Some takeaways
    • Most of us have a habit of committing too soon in life, very similar to premature commitment bias.
    • Only by experiencing something can you truly know if it will make you happy. I think once you realize this it can create a lot of clarity. The more you try things out the more likely you are to find happiness. It seems obvious, but in some ways, the obvious things in life can be profound.
    • We don’t get to try before we buy as much as we should. Sure, college students might be able to land an internship or get into a co-op program to try out a career. But older workers who want to make a transition aren’t usually given that opportunity.
    • The problem is more widespread than most people realize. Trying things out to see what makes us happy applies not only to businesses and careers, but to hobbies and even food.
    • If you can structure your life in a way where you can try more things in a risk-free environment, you’ll be better off.
    • Don’t speculate. Don’t try to predict what’s going to make you happy. If you get out there and do as many things as you can, eventually you’ll find it, although it may well not be what you expected.

    In some ways, this is what the Kemists is going to be about: putting talented people into different situations to find something that really works.

    Dan Gilbert: Why are we happy? Why aren’t we happy?

    And now, the Dan Gilbert video I promised:

  • It’s a great time to start a company. Wrong!


    A lot of people liken the ability to raise money as a strong indicator of great timing to succeed as a startup. I can see the thinking behind that logic. At one time it was really hard to raise startup capital because the landscape was just so competitive. If you did succeed in getting funding, people thought, “Hey, you guys must be legit” because investors had their pick of the litter, so choosing you must be a very good sign of things to come.

    To a large extent, that mentality has carried over to today. The difference is that in today’s landscape, getting venture capital isn’t as difficult as it once was. Competing for investment capital is a little less competitive than it used to be because there’s more money going around today. But getting your hands on money from investors isn’t the only thing you need for a successful startup.

    The 3-legged stool of startup success

    Successful startups depend on more than just money. I see the need for 3 basic elements to succeed, of which money is just one:

    1. Traction
    2. Talent
    3. Money

    You might think of it as a three-legged stool:

    3-legged stool of startup success

     

    3-Legged Stool of Startup Success

    3-legged stool of startup success

    The thing about three-legged stools is that one weak or missing leg and you’re going to end up flat on your back.

    The Traction leg

    Traction is really important. In my mind, more important than money. To get traction you need to build something that people care about. The ability to get in front of people and get people to like your product – gaining traction – is critical. If nobody cares, where will your business be?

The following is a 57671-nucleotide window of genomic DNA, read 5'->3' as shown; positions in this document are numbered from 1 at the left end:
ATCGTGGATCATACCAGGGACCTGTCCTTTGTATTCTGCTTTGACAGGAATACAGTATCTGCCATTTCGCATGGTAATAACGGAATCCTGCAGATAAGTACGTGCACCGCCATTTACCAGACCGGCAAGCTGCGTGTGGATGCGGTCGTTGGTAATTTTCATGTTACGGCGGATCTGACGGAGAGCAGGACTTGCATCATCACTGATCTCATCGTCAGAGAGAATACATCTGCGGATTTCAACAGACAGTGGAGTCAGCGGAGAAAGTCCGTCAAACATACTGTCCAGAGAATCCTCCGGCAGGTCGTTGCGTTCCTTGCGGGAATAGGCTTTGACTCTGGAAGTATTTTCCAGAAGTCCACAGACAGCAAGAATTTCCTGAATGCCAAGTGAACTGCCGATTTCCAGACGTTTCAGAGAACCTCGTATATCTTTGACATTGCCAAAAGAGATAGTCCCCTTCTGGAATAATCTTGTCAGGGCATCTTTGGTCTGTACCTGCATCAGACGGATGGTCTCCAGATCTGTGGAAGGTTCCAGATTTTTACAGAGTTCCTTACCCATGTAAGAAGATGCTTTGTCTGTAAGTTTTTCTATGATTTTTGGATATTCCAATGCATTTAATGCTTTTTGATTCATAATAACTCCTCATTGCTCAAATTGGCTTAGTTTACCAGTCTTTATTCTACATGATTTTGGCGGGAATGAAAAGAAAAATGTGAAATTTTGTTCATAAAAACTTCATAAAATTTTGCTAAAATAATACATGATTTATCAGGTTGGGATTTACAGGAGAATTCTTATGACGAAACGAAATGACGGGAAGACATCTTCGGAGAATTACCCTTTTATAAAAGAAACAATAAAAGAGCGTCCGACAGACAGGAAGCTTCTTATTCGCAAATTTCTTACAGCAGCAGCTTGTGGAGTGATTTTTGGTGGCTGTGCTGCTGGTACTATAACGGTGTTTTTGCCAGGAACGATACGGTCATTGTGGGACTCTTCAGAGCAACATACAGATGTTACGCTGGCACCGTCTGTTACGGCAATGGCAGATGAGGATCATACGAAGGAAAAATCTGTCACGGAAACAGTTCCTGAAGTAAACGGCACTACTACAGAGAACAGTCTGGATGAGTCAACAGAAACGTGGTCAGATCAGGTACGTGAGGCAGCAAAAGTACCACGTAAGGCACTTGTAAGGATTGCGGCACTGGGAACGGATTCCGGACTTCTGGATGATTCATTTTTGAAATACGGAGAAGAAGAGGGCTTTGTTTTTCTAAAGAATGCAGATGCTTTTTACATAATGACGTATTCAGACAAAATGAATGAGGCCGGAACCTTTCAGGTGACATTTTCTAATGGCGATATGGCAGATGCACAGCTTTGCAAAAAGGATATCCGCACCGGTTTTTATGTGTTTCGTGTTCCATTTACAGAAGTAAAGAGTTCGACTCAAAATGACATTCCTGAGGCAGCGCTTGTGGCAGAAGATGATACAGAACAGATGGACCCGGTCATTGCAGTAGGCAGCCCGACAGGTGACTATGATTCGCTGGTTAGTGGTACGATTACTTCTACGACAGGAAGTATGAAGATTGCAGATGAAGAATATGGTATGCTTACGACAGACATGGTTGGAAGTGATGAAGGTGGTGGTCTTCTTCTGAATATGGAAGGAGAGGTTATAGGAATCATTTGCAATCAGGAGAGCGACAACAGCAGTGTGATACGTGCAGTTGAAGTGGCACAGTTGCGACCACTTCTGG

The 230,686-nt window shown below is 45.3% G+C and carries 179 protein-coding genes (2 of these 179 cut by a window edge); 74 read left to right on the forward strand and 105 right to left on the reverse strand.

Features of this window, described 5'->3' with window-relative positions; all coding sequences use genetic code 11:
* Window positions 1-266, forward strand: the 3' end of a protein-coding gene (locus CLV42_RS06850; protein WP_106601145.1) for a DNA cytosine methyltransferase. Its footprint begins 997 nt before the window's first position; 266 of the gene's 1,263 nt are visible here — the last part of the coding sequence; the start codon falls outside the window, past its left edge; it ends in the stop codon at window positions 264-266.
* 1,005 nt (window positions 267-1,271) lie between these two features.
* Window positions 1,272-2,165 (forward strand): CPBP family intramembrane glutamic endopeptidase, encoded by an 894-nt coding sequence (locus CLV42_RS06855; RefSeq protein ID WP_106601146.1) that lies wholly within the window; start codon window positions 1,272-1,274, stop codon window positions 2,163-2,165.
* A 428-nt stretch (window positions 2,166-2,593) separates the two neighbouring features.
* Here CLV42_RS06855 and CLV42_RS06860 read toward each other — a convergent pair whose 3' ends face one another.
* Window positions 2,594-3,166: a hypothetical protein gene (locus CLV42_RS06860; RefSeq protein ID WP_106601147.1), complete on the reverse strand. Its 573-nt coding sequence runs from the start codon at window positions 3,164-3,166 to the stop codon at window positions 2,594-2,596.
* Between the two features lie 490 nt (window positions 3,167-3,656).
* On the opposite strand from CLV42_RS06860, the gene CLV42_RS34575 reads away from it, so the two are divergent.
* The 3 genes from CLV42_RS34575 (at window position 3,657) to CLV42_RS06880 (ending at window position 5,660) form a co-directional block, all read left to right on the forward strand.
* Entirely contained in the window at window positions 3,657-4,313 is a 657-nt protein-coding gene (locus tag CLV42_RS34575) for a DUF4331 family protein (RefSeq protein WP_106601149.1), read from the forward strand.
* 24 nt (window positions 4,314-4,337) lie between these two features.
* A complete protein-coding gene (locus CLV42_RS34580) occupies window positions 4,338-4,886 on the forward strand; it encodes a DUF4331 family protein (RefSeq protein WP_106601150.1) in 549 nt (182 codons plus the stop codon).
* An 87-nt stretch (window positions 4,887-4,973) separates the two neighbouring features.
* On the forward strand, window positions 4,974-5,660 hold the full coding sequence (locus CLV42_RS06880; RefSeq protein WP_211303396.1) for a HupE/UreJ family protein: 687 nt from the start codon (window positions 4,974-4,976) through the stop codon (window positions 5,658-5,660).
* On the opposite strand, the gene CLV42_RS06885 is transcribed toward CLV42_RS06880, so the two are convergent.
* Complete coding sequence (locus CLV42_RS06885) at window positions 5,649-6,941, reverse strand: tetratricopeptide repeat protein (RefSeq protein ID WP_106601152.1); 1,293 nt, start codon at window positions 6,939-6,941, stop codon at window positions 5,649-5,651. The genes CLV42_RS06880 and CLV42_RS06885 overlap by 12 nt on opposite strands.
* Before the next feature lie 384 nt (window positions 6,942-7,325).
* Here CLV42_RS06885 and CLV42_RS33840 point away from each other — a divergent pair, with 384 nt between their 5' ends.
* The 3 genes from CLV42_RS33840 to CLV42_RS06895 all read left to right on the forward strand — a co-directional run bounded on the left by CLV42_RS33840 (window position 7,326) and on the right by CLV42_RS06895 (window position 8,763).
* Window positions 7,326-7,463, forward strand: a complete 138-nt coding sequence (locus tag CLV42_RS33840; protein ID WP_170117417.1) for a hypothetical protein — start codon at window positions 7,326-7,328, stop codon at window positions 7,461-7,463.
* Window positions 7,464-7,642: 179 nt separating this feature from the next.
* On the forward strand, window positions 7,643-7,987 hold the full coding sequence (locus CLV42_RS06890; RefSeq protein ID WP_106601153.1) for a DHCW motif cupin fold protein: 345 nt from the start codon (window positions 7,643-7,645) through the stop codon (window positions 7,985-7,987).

Getting traction means bringing in revenue. To me, revenues are what matter first and foremost to determine if your company will succeed. Without revenues, you just don’t have a viable business model.

    Face it, the average person on the street is still making the same salary he or she’s always made (assuming they haven’t become unemployed). The pool of available money to be spent on your product or service hasn’t changed all that much. If anything, it’s gotten smaller with people scared about which direction the economy will take next.

    Because of the limited (and mostly dormant) supply of money you can take in as revenues, it’s not an especially good time to get traction for your business. I’m not saying that some new exceptional companies won’t succeed. It’s just tougher out there to succeed based on revenues right now.

    The Talent leg

    Besides traction, another factor that most people don’t consider is the availability of talent. The more money that goes to startups, the more the war heats up for strong talent. And there is a huge war for talent right now, with plenty of very good people going to startups that don’t yet have a proven business model.

    People don’t consider this either when saying it’s a good time to start a business, but it should be a major factor in making a smart go or no-go decision. Talent wars drive up the cost and restrict the availability of talent. That’s going to have a very serious impact on any revenues you might generate from the business.

    Reality check

    The investor capital or Money leg is what’s strong right now. But even if you have plenty of investor capital, it’s only a matter of time before your business will fail without adequate revenues. To grow revenues, you need traction and talent.

    So if you asked me if now is a good time to start a company, I’d have to say no. Now is a good time to raise investor capital. But now is certainly NOT a great time to get traction or talent. Startup money without traction and talent won’t get you anywhere in the end. And if raising seed money is your end goal, you need a reality check.

    So the next time somebody tells you it’s a great time to start a business, correct them.

  • The solution to premature commitment bias starts with a K


    As you may have noticed, I have recently found myself consumed by the problems facing technology entrepreneurship today.  In particular, it’s the amount of sheer waste that gets to me.  As I’ve mentioned before, the real tragedy here is all of the time that is wasted by really talented entrepreneurs and early employees.  Unlike money, time is non-renewable.  You don’t know how much you actually have, and you can’t make any more of it when you run out.